Visit Musanze Caves in Rwanda: With the year 2024 rapidly approaching, many travelers want to see more of Rwanda‘s gorgeous landmarks and national parks. The 1.25-mile long Musanze caves in mountains National Park were formed by millennia of volcanic activity centered on the Virunga mountains next door, and are located just outside of the town with which they share a name, and are just around 2 hours’ drive from Kigali.
The Musanze Caves have a big aperture and an equally massive number of bats living within, and the greenery outside pouring into the twilight within makes for a great photo opportunity. Though they are currently a tourist attraction, the caves were used as a military haven for many centuries prior to the modern era, and as such, they remain an important landmark to the people. As a result, in order to respect the residents, admission is restricted to guided excursions.
Visit Musanze Caves in Rwanda.
The inside walls of these tunnels display earth’s rocks as well as roadways meant to assist travelers. Before tourism began in the caves, these passageways were completely black and unilluminated. However, as a result of tourist promotion, lights have been erected to make these caverns a safe environment for visitors. You’ll notice a slow trickle of water pouring off the cave walls as you enter the tunnels. This water falls from the cave ceiling and lands on the cave floor. A colony of wild bats lives just within the caves and prefers to live in darkness, thus they can only be observed in areas with no light.
The interiors of Musanze caverns are exceedingly chilly, implying that other species will struggle to thrive there. There is also a tale that it includes leopards, which is ludicrous given how many people are around. These leopards, too, tend to avoid contact with humans and darkness.
This cave is massive, and we were only able to explore a small portion of it in an hour. There is no light inside, therefore you must almost always use the helmet headlights. This is advantageous to you, but it upsets and disturbs the bats. The bats calm down and get silent when you turn out all of the lights inside and stand silently. Because they are so close to you, you may also feel them.
The final stretch of the cave is also the most magnificent. The image at the top is also from the end. As a consequence of my guide’s perseverance, I also shot this short film of the entire site. He wanted me to have it so I could show it to my family, who had convinced me to go to Rwanda.
There are some gorgeous trees and cold-climate flora just outside their door. Cats and other domesticated animals can also be found in the tunnels. These animals prefer to visit the caverns at night rather than during the day. The many wetlands surround the caves. Some say the vegetation is comparable to Volcanoes National Park. Two secondary schools, a university, and various residences surround these caves.
The Musanze caves are named after the well-known Musanze neighborhood in which they are located. There are stone stairs, paths, and fences, but no electric lights. Guests are equipped with rain coats, helmets, hand lamps, and gum boots. The guides also provide the essential safety briefings.
These are further lava tunnels near Volcanoes National Park in the Albertine Rift valley. These 2km long caves are a must-see on any trip of the Northern Province. We also saw a large cave with a 10m high entrance and over 31 lesser holes.
A quarry archaeological survey confirmed several truths about traditional Rwanda. These caverns used to be common warfare trash, and many skeletons were collected. The research was carried out between 2006 and 2007 by a team led by John Gibin, Curator and Head of the University College London’s Africa Department.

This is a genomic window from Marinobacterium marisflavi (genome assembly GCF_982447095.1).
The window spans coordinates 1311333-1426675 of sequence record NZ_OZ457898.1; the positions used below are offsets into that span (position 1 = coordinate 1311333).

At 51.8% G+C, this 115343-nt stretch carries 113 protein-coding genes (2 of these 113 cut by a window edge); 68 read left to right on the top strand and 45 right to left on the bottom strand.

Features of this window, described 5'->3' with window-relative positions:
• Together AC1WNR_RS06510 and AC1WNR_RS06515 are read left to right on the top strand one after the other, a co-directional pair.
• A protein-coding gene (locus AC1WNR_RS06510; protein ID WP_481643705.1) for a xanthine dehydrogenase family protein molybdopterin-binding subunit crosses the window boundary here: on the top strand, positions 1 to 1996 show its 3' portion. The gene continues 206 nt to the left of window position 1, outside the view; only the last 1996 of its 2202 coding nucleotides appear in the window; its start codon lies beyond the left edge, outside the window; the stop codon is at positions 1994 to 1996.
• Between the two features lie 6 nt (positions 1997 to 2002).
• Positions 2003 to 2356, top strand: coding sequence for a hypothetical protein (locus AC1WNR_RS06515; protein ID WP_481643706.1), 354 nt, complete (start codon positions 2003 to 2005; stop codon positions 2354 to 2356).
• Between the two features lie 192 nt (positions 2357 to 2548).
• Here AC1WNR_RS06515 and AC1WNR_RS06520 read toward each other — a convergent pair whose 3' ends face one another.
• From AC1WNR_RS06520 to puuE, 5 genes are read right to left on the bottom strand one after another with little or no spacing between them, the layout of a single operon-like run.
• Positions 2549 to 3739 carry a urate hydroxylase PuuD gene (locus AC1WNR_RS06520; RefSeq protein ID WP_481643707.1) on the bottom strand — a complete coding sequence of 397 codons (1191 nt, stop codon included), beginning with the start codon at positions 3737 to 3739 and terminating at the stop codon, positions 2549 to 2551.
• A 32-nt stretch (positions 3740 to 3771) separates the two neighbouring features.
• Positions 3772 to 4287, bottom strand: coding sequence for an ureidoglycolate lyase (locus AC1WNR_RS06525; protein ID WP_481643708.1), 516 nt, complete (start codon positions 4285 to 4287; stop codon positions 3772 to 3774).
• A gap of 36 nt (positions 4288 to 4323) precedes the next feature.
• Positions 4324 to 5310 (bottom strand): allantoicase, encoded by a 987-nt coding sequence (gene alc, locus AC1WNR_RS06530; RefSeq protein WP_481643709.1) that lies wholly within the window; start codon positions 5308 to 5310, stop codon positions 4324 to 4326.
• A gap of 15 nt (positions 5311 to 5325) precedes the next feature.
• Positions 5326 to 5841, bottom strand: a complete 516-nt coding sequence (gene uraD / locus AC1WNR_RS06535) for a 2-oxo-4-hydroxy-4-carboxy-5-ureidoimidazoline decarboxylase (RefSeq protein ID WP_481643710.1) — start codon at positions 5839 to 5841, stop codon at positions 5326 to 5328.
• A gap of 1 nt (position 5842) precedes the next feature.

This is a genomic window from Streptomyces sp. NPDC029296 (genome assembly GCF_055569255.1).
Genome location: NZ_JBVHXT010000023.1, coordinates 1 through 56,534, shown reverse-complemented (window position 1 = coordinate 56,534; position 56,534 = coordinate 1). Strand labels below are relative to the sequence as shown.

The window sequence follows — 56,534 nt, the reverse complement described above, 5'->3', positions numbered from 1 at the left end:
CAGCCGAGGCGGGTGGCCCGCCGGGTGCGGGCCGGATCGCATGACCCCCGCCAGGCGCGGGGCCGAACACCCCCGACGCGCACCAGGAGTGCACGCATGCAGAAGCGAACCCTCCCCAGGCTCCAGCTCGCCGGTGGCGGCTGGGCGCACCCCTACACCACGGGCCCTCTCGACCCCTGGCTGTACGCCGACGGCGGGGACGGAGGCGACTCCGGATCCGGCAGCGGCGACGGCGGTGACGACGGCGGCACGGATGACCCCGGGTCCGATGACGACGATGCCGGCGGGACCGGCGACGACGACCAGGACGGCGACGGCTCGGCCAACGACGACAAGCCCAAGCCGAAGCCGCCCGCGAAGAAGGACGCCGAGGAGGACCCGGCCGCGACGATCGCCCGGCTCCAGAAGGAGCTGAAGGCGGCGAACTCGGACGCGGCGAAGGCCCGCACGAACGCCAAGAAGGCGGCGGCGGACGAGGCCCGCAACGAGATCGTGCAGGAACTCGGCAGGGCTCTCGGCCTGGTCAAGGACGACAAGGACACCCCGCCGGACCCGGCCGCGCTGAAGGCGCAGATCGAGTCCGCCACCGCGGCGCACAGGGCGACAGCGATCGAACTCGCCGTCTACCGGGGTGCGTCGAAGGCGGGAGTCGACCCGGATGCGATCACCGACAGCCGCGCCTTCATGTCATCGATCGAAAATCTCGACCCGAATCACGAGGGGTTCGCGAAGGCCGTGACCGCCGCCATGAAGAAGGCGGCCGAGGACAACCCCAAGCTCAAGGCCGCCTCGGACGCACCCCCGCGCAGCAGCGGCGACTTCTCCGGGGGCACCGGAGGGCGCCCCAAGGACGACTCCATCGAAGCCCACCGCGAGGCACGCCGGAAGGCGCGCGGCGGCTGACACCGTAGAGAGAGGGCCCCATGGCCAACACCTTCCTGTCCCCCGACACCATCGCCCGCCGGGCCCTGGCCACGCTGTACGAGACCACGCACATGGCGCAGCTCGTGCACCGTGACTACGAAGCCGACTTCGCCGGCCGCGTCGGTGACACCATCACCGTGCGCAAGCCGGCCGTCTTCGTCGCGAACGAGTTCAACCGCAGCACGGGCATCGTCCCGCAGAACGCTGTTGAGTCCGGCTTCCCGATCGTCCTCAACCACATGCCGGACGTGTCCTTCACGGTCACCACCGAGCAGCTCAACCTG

What else can I do outside visiting Musanze Caves in Rwanda?
After discovering the Musanze caverns, guests can participate in a cultural encounter with one of the nearby tribes. Visitors will learn the art of making hunting tools such as bows and arrows, weaving the “Agaseke” basket with their fingers, brewing local beer (known as “Ugwagwa”) using bananas, constructing beehives out of local materials, and harvesting/producing honey while staying with locals in their homes or communal centers. The always cheery natives can also show you how to make beautiful art out of plants, earth, and even cow dung.
Although seeing the Musanze caverns is one of the highlights of a Rwanda Wildlife safari. The caverns are best visited after the other primary activities, like as mountain hikes and gorilla trekking, have been completed. Visiting the Musanze caverns alongside wildlife or hiking trips provides for an unforgettable Rwanda safari.
What you should know before visiting Musanze Caves in Rwanda?
Visits to the caverns are available all year for a charge of $75. This charge does not include lodging, transportation, or other expenses. You don’t have to be in excellent shape to visit the Musanze caverns. Anyone with a respectable degree of fitness can explore the caverns.
The Musanze cave complex and passageways are made up of tough terrain with hard, jagged rocks, dripping water, bat droppings, and mud filled portions. To be safe and have a comfortable caving excursion, consider taking protective caving equipment such as helmets, head caps, gloves, knee caps, boots, and flash lights.
The equipment is available for purchase at the Rwanda Tourism Board offices in Musanze. Make an effort to move when carrying drinking water. While eating is not required while in the cave, water is. Taking great shots within the cave is difficult due to the darkness. The greatest areas to snap shots are at the very top of the caverns, which feature stunning vistas and lush vegetation.
How to get Musanze Caves in Rwanda?
The caves are located just outside of North Musanze district, and near to Volcanoes National Park, and are only a 90-minute drive from Rwanda’s capital, Kigali.